From Oxford, Mississippi, the town of Water Valley lies eighteen miles southwest. It didn’t make it onto William Faulkner’s imaginary map. It didn’t appear on the route in As I Lay Dying, in which her grief-stricken family carries the body of Addie Bundren for miles in a wagon. It’s not the spot where Addie’s daughter, Dewey Dell, pregnant and alone, hears the “sad steady sound” that “blows cool out of the pines,” but, geographically, it’s close.
Carolyn: I came to Water Valley because the house I wanted to rent in Memphis had fallen through and another place appeared. The next time I came was to work with Coulter. All day long I sat sewing with other women, needles pricking our fingers through the rugs, listening to a true-crime podcast. One night I rode around the county with the police deputy. All of a sudden we were chasing someone who was fleeing Memphis and the nose of the car went sideways into the highway to stop him. In the morning they brought us to the station to sign a paper saying that what we had witnessed was not what had happened. I decided I had seen enough of the men in this town for a while.
Katherine: People go to school or work in Oxford, but they come to Water Valley because of the houses. There’s these amazing turn-of-the-century Gothic Revival Victorians and you can fix them up cheap. I was waiting for the right guy to do it with, and then I got pregnant and I just decided to do it on my own.
Claire: I came to Mississippi because of Faulkner. It was As I Lay Dying that did it. It was Addie Bundren that did it. I think her chapter is the best eight pages in modern American literature. A lot of critics say Faulkner hated women. I think that’s maybe too easy to say, though I have less forgiveness for him now than I did a few years ago. I think women were mysteries to him and that’s why he wrote about them—to try to figure them out. But he didn’t actually ever do it. He didn’t figure them out. I came here to write about Faulkner’s women, and I stayed.
Adrienne: I’ve never read him. Never had the inclination.
Natalie: My ex attributes our divorce to moving to Water Valley, and he’s absolutely right. I started coming to knit club and I found my voice again. I would see the reflection of what that sounded like in someone else’s face.
Katherine: Knit club started because Coulter put it in her newspaper column: “Come to my studio and I’ll teach you how to knit.” But then we just started hanging out on my porch every Tuesday, and it’s been that way for years.
Coulter: The first thing to know about it is that nobody knits. I mean, pretty much everyone knows how to knit, but if anyone is knitting, that person is probably pregnant and needs something to do with her hands ‘cause she can’t drink.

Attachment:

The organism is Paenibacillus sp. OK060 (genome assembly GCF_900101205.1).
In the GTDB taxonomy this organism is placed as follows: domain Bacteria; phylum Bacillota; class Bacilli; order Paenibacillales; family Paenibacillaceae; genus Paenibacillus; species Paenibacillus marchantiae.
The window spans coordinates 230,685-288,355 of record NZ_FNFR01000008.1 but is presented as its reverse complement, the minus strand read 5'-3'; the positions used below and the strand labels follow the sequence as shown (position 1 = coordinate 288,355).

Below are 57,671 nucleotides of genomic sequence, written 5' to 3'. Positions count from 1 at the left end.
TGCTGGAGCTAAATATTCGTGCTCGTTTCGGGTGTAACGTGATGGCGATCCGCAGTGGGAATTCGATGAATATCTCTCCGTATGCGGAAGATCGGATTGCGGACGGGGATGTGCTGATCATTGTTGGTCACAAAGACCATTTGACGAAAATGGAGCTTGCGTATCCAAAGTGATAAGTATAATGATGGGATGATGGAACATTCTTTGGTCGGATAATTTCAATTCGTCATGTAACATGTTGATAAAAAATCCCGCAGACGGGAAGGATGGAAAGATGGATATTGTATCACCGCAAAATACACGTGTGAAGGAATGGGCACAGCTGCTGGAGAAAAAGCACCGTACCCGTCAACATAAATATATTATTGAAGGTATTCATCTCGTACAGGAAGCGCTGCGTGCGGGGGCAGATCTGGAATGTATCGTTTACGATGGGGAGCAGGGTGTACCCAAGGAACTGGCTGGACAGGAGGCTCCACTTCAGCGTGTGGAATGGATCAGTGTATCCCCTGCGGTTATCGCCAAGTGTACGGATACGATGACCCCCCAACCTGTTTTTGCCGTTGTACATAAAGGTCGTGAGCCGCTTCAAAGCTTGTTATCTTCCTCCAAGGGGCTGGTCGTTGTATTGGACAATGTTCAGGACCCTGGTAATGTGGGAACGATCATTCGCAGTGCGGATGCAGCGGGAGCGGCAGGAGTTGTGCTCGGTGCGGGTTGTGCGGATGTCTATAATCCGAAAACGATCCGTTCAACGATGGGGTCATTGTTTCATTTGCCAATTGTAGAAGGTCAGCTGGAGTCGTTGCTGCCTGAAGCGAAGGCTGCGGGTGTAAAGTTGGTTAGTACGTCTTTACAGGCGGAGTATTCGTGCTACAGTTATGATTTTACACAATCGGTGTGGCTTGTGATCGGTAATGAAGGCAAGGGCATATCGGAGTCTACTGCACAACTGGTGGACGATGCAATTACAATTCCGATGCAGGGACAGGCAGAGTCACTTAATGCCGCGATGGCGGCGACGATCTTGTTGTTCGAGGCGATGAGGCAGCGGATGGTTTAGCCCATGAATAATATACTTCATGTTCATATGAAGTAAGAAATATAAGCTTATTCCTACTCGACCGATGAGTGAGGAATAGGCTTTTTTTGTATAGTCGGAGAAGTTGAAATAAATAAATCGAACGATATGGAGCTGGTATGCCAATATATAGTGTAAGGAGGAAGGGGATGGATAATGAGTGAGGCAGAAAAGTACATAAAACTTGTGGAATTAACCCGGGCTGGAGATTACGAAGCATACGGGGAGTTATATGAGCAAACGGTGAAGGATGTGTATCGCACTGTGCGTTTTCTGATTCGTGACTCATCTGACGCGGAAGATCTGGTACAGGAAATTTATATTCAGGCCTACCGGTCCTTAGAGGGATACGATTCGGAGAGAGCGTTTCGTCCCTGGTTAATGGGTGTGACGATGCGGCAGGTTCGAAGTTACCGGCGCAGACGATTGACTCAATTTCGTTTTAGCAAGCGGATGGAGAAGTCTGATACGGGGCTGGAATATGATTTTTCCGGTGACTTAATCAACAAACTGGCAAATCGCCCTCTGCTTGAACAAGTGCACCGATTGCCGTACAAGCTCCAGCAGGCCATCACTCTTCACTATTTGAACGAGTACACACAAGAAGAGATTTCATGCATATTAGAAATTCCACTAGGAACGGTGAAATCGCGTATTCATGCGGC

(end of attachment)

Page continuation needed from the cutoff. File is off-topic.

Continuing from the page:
Katherine: A couple of my friends’ ex-husbands, they just hate it. They’re like, these chicks are up to no good. Maybe they’re right.
Natalie: In the winter, some of us will go to my attic and huddle up there and smoke out the window. It’s awful, but we do. I need just that one night a week, to sit and listen to someone else talk.
Coulter: Everyone’s got some drama on the outside. But some of us are single mothers and a week could go by and no one asks you how your day was.
Adrienne: Before I came here, I painted and lived in a one-room apartment on the side of a mountain in the Caribbean. I liked kids, but I never once thought about mothering anyone myself until the plus sign appeared on the pregnancy test.
Claire: They said, you’ll be around women, you’ll feel better. And he’s not worried that we’re sharing our deepest, darkest secrets ‘cause he knows we do.
Natalie: Sometimes you don’t have to say a word because they already know. And sometimes they see it before you do.
Coulter: I saw my mother quilt and I thought, there’s no way I’ll ever be able to do the classic work she does. But not being able to match corners has led me in other directions. All these pieces I’ve been gathering my whole life were unconsciously leading me here.
Claire: To me his women have more agency than they appear to. It’s basically everything Addie Bundren says in her chapter but especially, This may look like what happened to me but I was aware of what was happening. Not all of Faulkner’s women were like that, but Addie was like, Oh, I knew what was going on. This is how I survived in a man’s world.
Carolyn Drake lives in Vallejo, CA, and completed her residency at Light Work in March 2019.
Rebecca Bengal is a writer living in Brooklyn, NY. www.rebeccabengal.net